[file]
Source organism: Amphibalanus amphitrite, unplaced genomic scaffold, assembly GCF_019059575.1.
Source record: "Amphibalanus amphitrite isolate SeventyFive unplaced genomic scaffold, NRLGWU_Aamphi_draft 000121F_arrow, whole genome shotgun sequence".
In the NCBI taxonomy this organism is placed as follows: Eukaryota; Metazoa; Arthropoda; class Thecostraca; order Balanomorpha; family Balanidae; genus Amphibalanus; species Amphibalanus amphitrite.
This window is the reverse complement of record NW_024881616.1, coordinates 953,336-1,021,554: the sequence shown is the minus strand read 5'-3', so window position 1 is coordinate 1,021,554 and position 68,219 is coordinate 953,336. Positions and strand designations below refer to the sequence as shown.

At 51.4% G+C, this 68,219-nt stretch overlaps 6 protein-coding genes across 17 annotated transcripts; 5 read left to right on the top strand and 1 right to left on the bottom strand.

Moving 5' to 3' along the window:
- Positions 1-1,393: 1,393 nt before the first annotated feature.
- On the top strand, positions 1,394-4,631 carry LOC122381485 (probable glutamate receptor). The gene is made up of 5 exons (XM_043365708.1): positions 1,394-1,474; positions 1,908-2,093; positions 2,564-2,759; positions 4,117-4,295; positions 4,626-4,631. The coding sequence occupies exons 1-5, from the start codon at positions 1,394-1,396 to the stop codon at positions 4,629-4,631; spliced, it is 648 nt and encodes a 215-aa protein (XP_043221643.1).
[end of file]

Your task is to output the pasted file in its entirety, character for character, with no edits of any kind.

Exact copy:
Source organism: Amphibalanus amphitrite, unplaced genomic scaffold, assembly GCF_019059575.1.
Source record: "Amphibalanus amphitrite isolate SeventyFive unplaced genomic scaffold, NRLGWU_Aamphi_draft 000121F_arrow, whole genome shotgun sequence".
In the NCBI taxonomy this organism is placed as follows: Eukaryota; Metazoa; Arthropoda; class Thecostraca; order Balanomorpha; family Balanidae; genus Amphibalanus; species Amphibalanus amphitrite.
This window is the reverse complement of record NW_024881616.1, coordinates 953,336-1,021,554: the sequence shown is the minus strand read 5'-3', so window position 1 is coordinate 1,021,554 and position 68,219 is coordinate 953,336. Positions and strand designations below refer to the sequence as shown.

At 51.4% G+C, this 68,219-nt stretch overlaps 6 protein-coding genes across 17 annotated transcripts; 5 read left to right on the top strand and 1 right to left on the bottom strand.

Moving 5' to 3' along the window:
- Positions 1-1,393: 1,393 nt before the first annotated feature.
- On the top strand, positions 1,394-4,631 carry LOC122381485 (probable glutamate receptor). The gene is made up of 5 exons (XM_043365708.1): positions 1,394-1,474; positions 1,908-2,093; positions 2,564-2,759; positions 4,117-4,295; positions 4,626-4,631. The coding sequence occupies exons 1-5, from the start codon at positions 1,394-1,396 to the stop codon at positions 4,629-4,631; spliced, it is 648 nt and encodes a 215-aa protein (XP_043221643.1).